Stephen Paxson

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Stephen Paxson, 1808-1881, was a was a missionary with the American Sunday School Union. He is known for starting over 1300 Sunday schools in frontier rural America with a total attendance of about 83,000[1] and is known as the Apostle to Children and possibly the single biggest influence in evangelizing the American frontier.

Early life

Stephen Paxson was born to Joseph and Mary Lester Paxson in New Lisbon, OH, one of seven children. Joseph died when the children were young, .”[2] and poverty forced the mother to find other families to take the children in. Stephen was indentured to Harman Fagan with the promise that Stephen would be permitted to attend school at least three months a year..”[3] However Stephen had been born with a speech impediment and was dubbed “Stuttering Stephen.” Because of his handicap, he never attended school.[4] On the first day, he was so excited that he could not get out his name or age. The children laughed, and the teacher returned him home with a note saying not to come back until he could talk. He never did receive a formal education, but he was inquisitive and determined, so despite having to work constantly, he taught himself to read.[5]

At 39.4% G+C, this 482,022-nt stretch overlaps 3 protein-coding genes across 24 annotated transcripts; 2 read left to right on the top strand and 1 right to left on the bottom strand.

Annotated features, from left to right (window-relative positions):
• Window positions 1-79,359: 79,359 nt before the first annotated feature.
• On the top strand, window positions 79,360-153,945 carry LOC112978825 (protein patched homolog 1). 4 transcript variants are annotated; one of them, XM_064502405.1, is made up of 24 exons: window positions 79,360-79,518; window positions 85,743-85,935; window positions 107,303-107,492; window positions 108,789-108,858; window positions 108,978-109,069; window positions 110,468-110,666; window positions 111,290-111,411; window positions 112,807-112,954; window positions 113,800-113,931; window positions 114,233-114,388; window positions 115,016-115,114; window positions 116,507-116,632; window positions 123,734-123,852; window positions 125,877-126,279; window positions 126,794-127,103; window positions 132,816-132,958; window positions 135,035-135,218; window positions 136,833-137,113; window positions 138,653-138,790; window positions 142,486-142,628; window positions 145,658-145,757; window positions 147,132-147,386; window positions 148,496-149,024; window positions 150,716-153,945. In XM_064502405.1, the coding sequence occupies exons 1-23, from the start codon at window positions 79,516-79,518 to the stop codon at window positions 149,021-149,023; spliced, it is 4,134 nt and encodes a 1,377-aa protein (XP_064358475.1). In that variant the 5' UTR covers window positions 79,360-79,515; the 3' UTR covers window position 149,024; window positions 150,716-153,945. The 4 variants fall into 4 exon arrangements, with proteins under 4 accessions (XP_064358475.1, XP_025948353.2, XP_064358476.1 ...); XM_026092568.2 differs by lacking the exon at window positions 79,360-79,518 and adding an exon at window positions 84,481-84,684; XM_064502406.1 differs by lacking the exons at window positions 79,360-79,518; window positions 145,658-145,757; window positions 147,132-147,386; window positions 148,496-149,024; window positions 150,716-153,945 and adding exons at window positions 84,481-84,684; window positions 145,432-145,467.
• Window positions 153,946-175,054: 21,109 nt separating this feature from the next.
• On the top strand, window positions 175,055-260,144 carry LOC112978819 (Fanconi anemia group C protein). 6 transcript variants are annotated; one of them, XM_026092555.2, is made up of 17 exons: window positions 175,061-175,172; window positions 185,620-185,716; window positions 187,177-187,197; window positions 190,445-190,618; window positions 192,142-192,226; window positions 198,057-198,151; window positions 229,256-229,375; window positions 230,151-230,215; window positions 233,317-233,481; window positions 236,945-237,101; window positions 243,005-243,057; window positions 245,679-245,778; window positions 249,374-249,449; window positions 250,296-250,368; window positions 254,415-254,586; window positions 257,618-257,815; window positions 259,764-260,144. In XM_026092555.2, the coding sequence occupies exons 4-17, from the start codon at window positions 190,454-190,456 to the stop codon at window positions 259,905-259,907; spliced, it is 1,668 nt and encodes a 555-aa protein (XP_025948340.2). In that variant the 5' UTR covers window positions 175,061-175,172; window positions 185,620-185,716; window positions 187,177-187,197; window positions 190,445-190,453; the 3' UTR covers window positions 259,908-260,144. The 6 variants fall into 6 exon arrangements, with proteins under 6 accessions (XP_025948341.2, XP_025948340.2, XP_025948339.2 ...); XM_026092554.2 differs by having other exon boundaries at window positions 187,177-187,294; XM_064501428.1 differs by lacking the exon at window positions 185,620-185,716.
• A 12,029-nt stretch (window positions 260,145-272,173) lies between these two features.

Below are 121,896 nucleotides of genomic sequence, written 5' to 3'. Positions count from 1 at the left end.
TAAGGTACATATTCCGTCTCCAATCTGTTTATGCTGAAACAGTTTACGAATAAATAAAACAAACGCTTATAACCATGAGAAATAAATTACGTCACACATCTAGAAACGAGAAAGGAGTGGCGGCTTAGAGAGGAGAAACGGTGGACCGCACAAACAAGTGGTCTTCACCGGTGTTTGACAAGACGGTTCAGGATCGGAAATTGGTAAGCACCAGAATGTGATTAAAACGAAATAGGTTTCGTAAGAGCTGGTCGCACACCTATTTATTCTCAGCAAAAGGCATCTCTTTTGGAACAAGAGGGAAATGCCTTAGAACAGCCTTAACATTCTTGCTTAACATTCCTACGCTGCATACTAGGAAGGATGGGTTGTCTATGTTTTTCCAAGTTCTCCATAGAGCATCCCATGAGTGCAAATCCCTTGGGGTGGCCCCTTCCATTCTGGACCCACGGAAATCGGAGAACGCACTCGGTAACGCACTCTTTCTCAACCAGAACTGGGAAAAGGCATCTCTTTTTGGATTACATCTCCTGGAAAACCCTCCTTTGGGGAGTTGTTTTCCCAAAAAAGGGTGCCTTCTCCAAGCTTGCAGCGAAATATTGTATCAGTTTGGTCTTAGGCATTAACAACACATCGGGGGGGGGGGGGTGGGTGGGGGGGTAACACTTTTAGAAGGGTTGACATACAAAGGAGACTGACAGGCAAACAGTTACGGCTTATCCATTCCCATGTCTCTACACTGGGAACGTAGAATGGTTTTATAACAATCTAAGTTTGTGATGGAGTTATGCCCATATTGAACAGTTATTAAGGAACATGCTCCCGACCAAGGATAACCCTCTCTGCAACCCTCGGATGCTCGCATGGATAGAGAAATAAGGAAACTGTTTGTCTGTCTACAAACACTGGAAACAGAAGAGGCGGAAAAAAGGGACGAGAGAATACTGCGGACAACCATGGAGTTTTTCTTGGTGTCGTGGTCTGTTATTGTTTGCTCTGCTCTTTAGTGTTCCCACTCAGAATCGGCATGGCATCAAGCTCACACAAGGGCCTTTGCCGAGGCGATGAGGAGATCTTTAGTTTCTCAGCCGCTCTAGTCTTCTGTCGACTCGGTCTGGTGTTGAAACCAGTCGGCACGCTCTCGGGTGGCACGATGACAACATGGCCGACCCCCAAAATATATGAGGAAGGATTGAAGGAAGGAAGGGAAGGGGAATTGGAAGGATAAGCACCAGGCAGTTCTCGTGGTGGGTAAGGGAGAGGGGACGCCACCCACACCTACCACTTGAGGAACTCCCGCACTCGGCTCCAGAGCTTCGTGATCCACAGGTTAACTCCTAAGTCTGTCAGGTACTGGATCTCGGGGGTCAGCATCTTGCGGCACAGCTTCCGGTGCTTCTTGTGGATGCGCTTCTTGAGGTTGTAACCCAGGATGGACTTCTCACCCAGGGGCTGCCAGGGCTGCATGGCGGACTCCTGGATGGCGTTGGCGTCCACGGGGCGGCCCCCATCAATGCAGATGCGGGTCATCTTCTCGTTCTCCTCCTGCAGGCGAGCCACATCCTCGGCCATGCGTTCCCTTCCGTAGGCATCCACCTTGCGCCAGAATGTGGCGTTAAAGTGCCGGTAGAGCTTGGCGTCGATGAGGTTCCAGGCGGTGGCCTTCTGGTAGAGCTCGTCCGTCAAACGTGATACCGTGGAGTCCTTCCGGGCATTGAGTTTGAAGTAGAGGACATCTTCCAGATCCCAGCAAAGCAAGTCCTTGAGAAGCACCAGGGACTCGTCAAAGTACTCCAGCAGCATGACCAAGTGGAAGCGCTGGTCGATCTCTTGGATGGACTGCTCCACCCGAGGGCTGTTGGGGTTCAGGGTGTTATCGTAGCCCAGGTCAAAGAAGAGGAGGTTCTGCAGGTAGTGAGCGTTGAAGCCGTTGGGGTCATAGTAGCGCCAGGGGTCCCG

He was also crippled and lame throughout life, living in constant pain. He became a hatmaker and a favorite fiddler for local Saturday night dances.

Conversion

Paxson was not a churchgoer nor a professing Christian in early life, but when he was in his 30’s, his daughter Mary begged him to attend church to help her win a gold star. He agreed to get close enough to only put his foot in the door, hoping he would be counted for Mary’s prize, but when he got to the door, Mary pulled him inside. They needed a teacher, and Paxson was pressed into service. The students read from the Bible and Paxson asked questions out of a book. Paxson returned. At first he thought he was a moral man who had no need of salvation, Christ or the church, but after four years of thinking about the instruction in the Sunday school book, he was personally converted to Christ.[6]

Ministry with American Sunday School Union